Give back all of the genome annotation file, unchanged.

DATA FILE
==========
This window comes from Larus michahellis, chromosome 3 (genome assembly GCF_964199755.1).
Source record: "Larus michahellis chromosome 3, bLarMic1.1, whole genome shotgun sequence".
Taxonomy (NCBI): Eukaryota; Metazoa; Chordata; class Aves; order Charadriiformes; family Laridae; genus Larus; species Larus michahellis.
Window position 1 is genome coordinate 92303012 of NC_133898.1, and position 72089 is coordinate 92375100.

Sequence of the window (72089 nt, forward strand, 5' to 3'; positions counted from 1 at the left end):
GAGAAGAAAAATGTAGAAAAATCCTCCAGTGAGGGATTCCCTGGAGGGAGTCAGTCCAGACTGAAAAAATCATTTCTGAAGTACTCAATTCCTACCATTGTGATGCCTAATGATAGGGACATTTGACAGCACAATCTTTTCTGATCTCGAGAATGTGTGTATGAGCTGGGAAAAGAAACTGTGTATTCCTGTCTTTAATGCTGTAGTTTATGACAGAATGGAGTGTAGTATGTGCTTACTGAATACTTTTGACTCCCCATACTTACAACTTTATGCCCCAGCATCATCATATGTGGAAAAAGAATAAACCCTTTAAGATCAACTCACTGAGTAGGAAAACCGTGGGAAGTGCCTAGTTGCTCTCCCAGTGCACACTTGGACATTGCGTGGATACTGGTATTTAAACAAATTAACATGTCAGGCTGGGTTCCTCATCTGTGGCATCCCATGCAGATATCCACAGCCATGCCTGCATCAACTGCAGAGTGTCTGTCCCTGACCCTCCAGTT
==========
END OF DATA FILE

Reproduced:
This window comes from Larus michahellis, chromosome 3 (genome assembly GCF_964199755.1).
Source record: "Larus michahellis chromosome 3, bLarMic1.1, whole genome shotgun sequence".
Taxonomy (NCBI): Eukaryota; Metazoa; Chordata; class Aves; order Charadriiformes; family Laridae; genus Larus; species Larus michahellis.
Window position 1 is genome coordinate 92303012 of NC_133898.1, and position 72089 is coordinate 92375100.

Sequence of the window (72089 nt, forward strand, 5' to 3'; positions counted from 1 at the left end):
GAGAAGAAAAATGTAGAAAAATCCTCCAGTGAGGGATTCCCTGGAGGGAGTCAGTCCAGACTGAAAAAATCATTTCTGAAGTACTCAATTCCTACCATTGTGATGCCTAATGATAGGGACATTTGACAGCACAATCTTTTCTGATCTCGAGAATGTGTGTATGAGCTGGGAAAAGAAACTGTGTATTCCTGTCTTTAATGCTGTAGTTTATGACAGAATGGAGTGTAGTATGTGCTTACTGAATACTTTTGACTCCCCATACTTACAACTTTATGCCCCAGCATCATCATATGTGGAAAAAGAATAAACCCTTTAAGATCAACTCACTGAGTAGGAAAACCGTGGGAAGTGCCTAGTTGCTCTCCCAGTGCACACTTGGACATTGCGTGGATACTGGTATTTAAACAAATTAACATGTCAGGCTGGGTTCCTCATCTGTGGCATCCCATGCAGATATCCACAGCCATGCCTGCATCAACTGCAGAGTGTCTGTCCCTGACCCTCCAGTT